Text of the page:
Review: Shanghai Sparrow

I genuinely had no idea what I was in for with this book. I thought the cover art was awesome (steampunk dragon? Yes please) so I grabbed it and gave it a twirl, and then when I was done twirling I read it!

So what is Shanghai Sparrow? Well to start with it’s written by Gaie Sebold!

The book is set in a steam punk British Empire, which also contains a Chinese Empire and a Russian Empire but they’re only mentioned in passing, and the story follows Evvie Duchen a grubby street urchin, and Holmforth a dedicated a loyal servant of the British Empire. Throw in a pinch of fairy Folk and a dash of magic and you’ve got yourself a good setting.

Immediately I found myself drawn in to Sebold’s story. She definitely has an excellent handle on giving the reader just enough information so that they know what’s going on in the moment, but keep the reader asking questions and yearning for more information! Why is Evvie a thief? What’s up with the weird Holmforth? What’s this magical Etheric science I’m hearing so much about!? Suffice to say Sebold did a wonderful job of keeping me entertained but also keeping me yearning for more.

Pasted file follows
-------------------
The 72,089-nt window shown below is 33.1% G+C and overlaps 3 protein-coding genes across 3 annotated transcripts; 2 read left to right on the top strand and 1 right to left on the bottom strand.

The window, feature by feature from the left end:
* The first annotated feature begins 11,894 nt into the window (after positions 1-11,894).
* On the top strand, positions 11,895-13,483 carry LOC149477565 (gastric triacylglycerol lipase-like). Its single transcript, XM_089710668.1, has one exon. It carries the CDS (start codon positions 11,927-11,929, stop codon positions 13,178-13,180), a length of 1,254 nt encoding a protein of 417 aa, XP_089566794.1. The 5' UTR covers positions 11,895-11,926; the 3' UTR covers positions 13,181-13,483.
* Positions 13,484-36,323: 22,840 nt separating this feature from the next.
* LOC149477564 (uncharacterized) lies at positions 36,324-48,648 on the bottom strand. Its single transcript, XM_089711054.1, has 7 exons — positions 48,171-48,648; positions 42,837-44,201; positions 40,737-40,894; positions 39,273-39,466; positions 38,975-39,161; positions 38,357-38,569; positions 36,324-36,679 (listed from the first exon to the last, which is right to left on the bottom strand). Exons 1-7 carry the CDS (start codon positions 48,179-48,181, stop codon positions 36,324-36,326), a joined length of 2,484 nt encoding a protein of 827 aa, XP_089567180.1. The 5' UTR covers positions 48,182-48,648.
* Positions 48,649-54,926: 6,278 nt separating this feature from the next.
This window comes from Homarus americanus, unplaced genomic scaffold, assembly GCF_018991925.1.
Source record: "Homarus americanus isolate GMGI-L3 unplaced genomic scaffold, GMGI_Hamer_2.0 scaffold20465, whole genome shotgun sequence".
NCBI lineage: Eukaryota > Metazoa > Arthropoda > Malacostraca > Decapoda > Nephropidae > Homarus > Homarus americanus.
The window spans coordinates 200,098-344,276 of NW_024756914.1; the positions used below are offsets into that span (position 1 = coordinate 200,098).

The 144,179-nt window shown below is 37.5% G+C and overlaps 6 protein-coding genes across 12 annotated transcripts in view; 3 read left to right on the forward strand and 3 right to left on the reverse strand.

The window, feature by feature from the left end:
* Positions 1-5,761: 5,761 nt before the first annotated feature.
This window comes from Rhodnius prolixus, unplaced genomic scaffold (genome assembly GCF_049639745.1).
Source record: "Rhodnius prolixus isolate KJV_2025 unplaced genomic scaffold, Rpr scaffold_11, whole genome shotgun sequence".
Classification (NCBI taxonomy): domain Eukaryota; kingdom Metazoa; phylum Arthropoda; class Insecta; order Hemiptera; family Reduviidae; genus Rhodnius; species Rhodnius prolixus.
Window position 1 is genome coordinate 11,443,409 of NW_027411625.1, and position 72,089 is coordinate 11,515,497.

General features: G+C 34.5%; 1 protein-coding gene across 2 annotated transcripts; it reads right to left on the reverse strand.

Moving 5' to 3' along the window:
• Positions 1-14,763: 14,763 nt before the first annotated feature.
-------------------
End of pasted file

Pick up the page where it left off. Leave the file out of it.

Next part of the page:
This, I think, lent itself to the pace very well. I found myself hungrily devouring the text and also wanting to find out that next tiny tit-bit of information that made the world so colourful. But Sebold avoids the pitfall that can be the trouble with a lot of fiction set in alternative universes, which is to talk too much about the world and too little about what’s going on. Of course, I understand the want of authors to talk about their world, they’ve spent years meticulously crafting these intricate universes and only want to share them with you, to enrich your experience of the story! I get that, and at times I love it. Sebold, however, gives us the world with hints and throwaway lines that leave us asking questions.

I understand that this could be a bad thing, but I don’t think it is in this case. We are given just as much as we need to know and and it really highlights that we’re being told about the characters. 

And the characters are great. We mainly stay with the point-of-view Evvie with forays to Holmforth and the rare appearance of a mysterious Fox Spirit. None of the characters are just villainous because we need villains and neither do we get the most heinous of crimes and have characters performing actions that are against their nature purely to progress the plot. Each of the characters is developed and as we discover more about them and their motivations we come to understand each of them very well.